(This post contains affiliate hyperlinks. Please read my full disclosure.
Mike ClaytonIn his book Risk Happens, Mike Clayton defines risk as “uncertain outcomes that could affect outcomes”. Managing Risk and Avoiding Failure in Business Projects. Your project controls must include risk management. It allows you to manage your project more effectively and ensures a smooth end. What is project risk management? Clayton defines it as the following:
Processes to make the project easier to predict
Tools to deal with the real-world as it happens
Attitudes and behaviors that enable us to adapt to change.
Risk breakdown structures
Clayton introduces the concept and structure of the risk breakdown in his book. This uses the categories of quality, scope, cost, and time from the enhanced triple constraint to break down the risk under these categories much like a work breakdown structure. The book provides a detailed explanation of product breakdown and work breakdown structures.
You will need to describe your project activities and deliverables individually in order to move from a scope statement into a plan in your project description. You can use the WBS to outline your activities and the PBS to set out your products or deliverables. It is partly a matter of preference and partly of circumstance which tool you choose.
The WBS and PBS are a solid foundation for creating a risk breakdown structure. This is a way of ensuring that all risks are covered.
Risk logs can be used to manage risk
Without action, a plan is nothing. We often mistakenly believe that if we plan for risk, the universe will hear about it and somehow prevent the risk from occurring. It won’t. It won’t.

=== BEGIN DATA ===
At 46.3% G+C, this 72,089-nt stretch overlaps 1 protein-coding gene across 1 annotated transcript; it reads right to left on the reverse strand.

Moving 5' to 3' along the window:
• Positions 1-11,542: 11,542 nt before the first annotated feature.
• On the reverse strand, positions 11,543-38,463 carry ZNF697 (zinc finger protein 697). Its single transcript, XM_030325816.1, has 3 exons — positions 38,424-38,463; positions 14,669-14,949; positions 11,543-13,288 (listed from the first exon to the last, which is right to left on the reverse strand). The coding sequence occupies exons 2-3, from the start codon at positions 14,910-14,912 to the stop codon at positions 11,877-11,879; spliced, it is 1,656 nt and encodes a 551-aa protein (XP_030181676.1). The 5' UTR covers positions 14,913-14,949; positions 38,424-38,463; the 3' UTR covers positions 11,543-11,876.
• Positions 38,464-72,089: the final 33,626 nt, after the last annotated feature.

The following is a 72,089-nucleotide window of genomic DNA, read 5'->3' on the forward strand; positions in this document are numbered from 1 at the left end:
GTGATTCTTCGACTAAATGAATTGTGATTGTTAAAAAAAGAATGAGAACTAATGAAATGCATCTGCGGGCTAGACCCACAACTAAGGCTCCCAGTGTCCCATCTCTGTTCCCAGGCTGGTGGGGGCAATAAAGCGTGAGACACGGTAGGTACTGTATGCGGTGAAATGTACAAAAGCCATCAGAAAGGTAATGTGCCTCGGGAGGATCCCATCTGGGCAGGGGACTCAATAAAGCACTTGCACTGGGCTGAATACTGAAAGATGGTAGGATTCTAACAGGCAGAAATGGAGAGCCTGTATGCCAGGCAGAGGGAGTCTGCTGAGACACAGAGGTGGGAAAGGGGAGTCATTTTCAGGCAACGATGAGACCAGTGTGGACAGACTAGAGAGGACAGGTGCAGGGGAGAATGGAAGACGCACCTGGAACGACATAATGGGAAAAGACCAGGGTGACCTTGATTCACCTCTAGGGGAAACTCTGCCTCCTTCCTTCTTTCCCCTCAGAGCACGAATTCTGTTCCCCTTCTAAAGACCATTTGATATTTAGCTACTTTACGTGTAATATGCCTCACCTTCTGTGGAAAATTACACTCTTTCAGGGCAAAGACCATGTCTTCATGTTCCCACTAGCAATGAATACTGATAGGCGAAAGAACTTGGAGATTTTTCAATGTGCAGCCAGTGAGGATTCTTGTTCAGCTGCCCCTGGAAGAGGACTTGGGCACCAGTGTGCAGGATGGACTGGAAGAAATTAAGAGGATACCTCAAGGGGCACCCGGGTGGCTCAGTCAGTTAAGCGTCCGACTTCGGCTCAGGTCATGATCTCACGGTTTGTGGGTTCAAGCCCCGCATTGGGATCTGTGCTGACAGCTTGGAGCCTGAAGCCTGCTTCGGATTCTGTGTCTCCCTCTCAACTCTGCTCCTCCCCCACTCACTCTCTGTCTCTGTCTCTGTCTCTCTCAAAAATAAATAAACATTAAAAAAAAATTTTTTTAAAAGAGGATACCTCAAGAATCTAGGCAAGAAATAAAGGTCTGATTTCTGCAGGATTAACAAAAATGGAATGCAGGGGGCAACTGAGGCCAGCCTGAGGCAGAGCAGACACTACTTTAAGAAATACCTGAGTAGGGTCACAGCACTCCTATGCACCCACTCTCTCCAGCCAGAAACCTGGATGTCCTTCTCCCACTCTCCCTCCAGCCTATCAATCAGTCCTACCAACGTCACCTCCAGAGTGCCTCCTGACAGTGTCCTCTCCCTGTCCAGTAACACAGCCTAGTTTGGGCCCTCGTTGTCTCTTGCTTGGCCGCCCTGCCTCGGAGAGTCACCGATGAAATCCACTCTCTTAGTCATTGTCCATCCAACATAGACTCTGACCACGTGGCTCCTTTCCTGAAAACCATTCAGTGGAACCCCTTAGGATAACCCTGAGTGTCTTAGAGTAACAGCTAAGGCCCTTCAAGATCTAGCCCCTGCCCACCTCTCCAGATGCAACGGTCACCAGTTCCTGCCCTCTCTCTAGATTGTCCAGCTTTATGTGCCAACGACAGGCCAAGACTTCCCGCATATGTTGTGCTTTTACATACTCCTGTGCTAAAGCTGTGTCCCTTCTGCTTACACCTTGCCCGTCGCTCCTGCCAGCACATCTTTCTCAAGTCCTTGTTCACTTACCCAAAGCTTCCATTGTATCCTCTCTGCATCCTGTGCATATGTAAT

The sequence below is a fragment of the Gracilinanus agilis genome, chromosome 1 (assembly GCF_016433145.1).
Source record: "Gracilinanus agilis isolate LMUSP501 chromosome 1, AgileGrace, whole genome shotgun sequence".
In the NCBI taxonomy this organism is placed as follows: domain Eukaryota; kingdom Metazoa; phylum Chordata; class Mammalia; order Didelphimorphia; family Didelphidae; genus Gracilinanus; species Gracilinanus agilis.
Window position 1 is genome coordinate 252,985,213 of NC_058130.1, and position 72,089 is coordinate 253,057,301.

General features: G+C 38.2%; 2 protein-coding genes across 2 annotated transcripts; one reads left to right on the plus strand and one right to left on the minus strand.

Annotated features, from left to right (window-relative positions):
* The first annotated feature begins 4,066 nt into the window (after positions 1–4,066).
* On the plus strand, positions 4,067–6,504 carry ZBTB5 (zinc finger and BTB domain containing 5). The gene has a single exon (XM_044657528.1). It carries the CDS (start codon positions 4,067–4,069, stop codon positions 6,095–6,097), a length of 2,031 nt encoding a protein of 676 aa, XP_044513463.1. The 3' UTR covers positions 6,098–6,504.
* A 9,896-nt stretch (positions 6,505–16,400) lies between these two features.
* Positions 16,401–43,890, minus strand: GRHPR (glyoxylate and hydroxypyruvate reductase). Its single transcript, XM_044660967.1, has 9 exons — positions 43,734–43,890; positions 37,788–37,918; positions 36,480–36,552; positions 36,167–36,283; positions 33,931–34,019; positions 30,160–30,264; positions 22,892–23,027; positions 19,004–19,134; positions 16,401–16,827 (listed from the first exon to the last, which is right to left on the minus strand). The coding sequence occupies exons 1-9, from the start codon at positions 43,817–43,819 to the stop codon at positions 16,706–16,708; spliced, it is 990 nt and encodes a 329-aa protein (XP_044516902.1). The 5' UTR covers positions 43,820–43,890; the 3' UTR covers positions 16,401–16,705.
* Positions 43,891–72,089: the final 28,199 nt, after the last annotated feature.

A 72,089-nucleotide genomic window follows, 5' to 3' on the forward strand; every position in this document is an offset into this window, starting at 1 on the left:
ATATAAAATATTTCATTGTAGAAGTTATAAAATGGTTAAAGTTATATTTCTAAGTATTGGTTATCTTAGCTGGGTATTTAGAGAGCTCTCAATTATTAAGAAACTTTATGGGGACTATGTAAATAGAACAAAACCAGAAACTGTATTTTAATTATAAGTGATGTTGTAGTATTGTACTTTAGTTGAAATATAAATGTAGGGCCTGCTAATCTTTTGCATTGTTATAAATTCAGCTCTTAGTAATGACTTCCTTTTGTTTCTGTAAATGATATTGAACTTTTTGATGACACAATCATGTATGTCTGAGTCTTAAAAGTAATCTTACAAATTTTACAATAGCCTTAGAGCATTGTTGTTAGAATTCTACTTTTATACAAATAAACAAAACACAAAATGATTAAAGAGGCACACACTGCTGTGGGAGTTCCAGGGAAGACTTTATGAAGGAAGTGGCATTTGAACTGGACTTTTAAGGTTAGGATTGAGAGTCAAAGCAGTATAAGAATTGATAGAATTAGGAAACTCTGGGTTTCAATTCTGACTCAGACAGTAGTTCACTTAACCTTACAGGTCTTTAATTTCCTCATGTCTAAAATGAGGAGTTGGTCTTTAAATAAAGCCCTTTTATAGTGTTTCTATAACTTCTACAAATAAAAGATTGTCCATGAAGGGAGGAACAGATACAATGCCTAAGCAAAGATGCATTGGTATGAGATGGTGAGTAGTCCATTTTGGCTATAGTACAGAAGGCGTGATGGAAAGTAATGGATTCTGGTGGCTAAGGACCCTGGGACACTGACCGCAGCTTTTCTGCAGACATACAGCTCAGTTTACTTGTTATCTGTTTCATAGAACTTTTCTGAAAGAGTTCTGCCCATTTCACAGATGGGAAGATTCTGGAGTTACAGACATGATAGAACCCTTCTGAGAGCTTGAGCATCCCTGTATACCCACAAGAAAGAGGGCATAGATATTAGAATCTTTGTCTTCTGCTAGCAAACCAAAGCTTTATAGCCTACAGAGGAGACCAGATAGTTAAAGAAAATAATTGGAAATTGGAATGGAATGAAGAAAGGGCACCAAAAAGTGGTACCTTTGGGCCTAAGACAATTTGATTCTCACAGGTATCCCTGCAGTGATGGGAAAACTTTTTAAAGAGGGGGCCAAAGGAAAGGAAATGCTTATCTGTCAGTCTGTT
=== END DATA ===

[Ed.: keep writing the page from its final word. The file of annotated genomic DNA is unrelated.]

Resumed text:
Mike’s book, Risk Happens!Clayton makes an excellent point in the quote above. Project risk management is more than a brainstorming session and keeping track of everything on a spreadsheet. If you want to manage risk, you must do so actively.
There are risks that you don’t want to eliminate. Positive risk can have a positive impact on your project. Your risk management plan should include actions that will make this risk a reality. This book outlines ways you can capitalize on positive risks by increasing their impact. It also contains a section on how to recognize a positive risk when it presents itself.
This section also provides background information about how individuals and groups react to risk. This information is especially useful when creating a risk management plan. You’ll get different responses from different stakeholders to your management actions. Understanding how they think will help ensure that you don’t go mad when they respond in different ways.
Clayton also addresses common factors that can affect our ability make good judgments, such as anchoring bias. This can make it difficult to manage project risk effectively or lead to ineffective risk management activities.
Get started with your risk management systems
This book is a great introduction to risk management. It would be a good choice for beginners. The book includes a glossary and an appendix with common project risks. This is great for anyone who wants to start brainstorming ways to reduce risk in their own projects.
The book does not specify any method, so it doesn’t matter whether you use PRINCE2 (r), the equivalent PMI(r), or any other national or global standard. You will be able to save time and use the tables and processes to help you create a risk management plan. You can easily adapt the information to your company or project and make it more useful.

Book review: Risk Happens